The essential criterion of a phenomenological research design is that participants have experienced the phenomenon of interest (Isaacs, 2014). Phenomenological designs include empirical, hermeneutic, and heuristic (Chan, Fung & Chien, 2013). The number of participants in a phenomenological study varies, but data should be collected until saturation is determined and achieved through two possible approaches: a heuristic code that illuminates the relations of language, or numbered occurrences that are resolute from the data relations (Stuckey, 2013). This study explored the lived experience of the participants in order to understand the essence of a person’s account of their experiences as it relates to the phenomena in question—ethics in the federal government.
This list consists of terms, which are defined to understand significant concepts of this study.
Ethics. The correct way to run a business by applying moral and ethical standards to daily business operations (Casson, 2013).
Corporate Social Responsibility (CSR). The obligation of an organization to safeguard the fundamental human rights of employees (Nissanka, 2011).
Governance. Good governance is about the processes for making and implementing decisions (Wright, 2014). It’s not about making ‘correct’ decisions, but about the best possible process for making those decisions. Good decision-making processes, and therefore good governance, share several characteristics. All have a positive effect on various aspects of local government including consultation policies and practices, meeting procedures, service quality protocols, officer conduct, role clarification, and good working relationships (Good Governance, 2012).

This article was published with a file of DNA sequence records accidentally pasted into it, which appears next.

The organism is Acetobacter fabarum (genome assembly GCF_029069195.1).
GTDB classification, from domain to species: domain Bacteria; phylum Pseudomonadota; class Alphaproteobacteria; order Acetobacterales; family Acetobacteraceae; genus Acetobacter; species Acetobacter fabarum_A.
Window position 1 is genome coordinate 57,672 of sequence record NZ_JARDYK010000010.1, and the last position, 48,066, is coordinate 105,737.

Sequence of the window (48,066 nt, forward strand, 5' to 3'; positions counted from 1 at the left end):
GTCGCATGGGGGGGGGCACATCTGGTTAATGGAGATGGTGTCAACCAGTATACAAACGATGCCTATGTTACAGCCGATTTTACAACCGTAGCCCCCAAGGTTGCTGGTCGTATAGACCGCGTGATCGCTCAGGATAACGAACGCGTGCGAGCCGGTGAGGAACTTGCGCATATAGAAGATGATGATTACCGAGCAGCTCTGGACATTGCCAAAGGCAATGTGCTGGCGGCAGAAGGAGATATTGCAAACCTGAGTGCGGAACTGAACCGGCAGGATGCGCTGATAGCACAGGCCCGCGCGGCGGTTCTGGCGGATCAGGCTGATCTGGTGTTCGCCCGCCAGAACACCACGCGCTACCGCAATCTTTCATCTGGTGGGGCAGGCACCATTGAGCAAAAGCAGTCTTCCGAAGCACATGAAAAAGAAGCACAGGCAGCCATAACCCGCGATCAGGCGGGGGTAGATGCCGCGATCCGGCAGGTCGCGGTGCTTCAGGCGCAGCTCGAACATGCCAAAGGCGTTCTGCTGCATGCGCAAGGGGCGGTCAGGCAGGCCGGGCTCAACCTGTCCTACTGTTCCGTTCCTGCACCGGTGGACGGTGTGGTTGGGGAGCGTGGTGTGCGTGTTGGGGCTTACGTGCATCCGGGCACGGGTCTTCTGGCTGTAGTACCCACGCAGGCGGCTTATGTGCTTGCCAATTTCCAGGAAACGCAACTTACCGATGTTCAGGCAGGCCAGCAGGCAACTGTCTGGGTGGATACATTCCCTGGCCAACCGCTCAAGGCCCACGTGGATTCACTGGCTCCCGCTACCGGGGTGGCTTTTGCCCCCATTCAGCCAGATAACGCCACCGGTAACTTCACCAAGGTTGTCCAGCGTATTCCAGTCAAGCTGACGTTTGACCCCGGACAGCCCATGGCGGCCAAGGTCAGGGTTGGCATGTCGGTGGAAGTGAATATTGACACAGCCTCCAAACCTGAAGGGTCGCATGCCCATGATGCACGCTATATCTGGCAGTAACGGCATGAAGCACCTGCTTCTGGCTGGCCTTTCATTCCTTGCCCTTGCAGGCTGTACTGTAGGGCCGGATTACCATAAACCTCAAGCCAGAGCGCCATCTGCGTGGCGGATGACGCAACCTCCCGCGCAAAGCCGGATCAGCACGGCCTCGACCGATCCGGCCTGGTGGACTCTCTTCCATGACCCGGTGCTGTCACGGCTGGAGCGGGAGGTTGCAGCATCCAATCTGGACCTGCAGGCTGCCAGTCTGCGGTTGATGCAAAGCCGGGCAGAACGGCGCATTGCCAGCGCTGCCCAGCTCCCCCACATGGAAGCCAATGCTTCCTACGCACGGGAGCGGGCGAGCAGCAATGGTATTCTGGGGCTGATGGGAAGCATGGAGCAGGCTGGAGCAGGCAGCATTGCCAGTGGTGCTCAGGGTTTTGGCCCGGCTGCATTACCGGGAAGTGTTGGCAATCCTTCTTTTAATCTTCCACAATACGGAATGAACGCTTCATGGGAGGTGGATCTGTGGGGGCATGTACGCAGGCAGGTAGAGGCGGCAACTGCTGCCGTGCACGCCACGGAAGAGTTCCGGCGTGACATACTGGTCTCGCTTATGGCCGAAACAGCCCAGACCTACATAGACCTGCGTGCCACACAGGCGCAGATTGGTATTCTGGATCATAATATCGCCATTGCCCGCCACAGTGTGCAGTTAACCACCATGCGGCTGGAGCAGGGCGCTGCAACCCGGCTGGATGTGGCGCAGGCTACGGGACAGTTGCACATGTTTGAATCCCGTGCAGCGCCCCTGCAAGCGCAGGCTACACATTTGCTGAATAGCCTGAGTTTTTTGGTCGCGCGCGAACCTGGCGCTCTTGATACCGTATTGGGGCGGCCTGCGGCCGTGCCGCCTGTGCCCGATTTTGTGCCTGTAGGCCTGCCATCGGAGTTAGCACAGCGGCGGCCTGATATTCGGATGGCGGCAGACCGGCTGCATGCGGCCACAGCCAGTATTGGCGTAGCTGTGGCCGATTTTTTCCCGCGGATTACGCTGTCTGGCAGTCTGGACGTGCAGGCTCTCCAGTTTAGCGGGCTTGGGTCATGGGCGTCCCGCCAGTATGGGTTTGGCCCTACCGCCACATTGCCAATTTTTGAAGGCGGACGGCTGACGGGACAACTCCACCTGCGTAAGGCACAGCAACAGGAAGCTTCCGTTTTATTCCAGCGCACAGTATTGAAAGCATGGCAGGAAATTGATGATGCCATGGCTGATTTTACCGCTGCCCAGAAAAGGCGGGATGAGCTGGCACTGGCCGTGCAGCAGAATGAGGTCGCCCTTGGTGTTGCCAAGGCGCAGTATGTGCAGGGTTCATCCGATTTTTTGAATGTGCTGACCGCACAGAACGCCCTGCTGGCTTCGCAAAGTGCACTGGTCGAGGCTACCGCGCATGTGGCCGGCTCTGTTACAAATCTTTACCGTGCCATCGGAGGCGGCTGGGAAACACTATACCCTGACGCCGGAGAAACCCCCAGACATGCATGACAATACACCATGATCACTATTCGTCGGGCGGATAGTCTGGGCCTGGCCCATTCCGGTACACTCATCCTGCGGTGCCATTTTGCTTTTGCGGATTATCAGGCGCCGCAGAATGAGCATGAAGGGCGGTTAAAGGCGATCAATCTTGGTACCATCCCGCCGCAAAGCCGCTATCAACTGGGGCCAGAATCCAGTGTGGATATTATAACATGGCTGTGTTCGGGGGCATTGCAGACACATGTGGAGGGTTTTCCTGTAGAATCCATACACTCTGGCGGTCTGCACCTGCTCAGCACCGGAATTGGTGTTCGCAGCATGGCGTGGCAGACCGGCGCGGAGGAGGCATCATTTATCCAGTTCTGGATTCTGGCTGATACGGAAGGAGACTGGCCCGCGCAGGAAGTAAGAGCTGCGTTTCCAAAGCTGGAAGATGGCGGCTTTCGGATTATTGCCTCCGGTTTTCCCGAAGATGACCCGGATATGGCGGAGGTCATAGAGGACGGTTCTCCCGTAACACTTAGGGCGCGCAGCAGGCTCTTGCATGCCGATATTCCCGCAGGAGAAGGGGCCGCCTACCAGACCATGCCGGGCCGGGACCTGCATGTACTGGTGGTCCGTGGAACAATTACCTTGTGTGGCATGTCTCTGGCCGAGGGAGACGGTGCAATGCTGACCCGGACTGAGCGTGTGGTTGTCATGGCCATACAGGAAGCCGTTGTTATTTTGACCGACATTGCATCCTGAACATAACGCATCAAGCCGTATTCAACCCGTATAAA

The following assumptions were made in this study:
The following limitations were present in this study:
were based on the perceptions of government employees as to the influence
of ethics in a federal government agency.
employees working at the same agency who could best perceive the
ethics in the organization, therefore, minimizing generalization.
The following delimitations were present in this study:
A thorough review of existing literature indicates that some organizations have not explicitly demonstrated commitment toward business ethics. The ethical duties of businesses and organizations are essential regardless of their industry, employee size, location, or ranking (Nguyen & Pham, 2015). The Ethics in Government Act is a U.S. federal law passed in 1978 (U.S. Office of Government Ethics, 1978). The Act also created the U.S. Office of Government Ethics (USOGE), an executive agency responsible for issuing rules and regulations about ethical conduct and financial disclosure, providing training in ethics, monitoring the ethics of practices in departments and agencies, and giving guidance on matters of ethics (U.S. Office of Government Ethics, 1978)….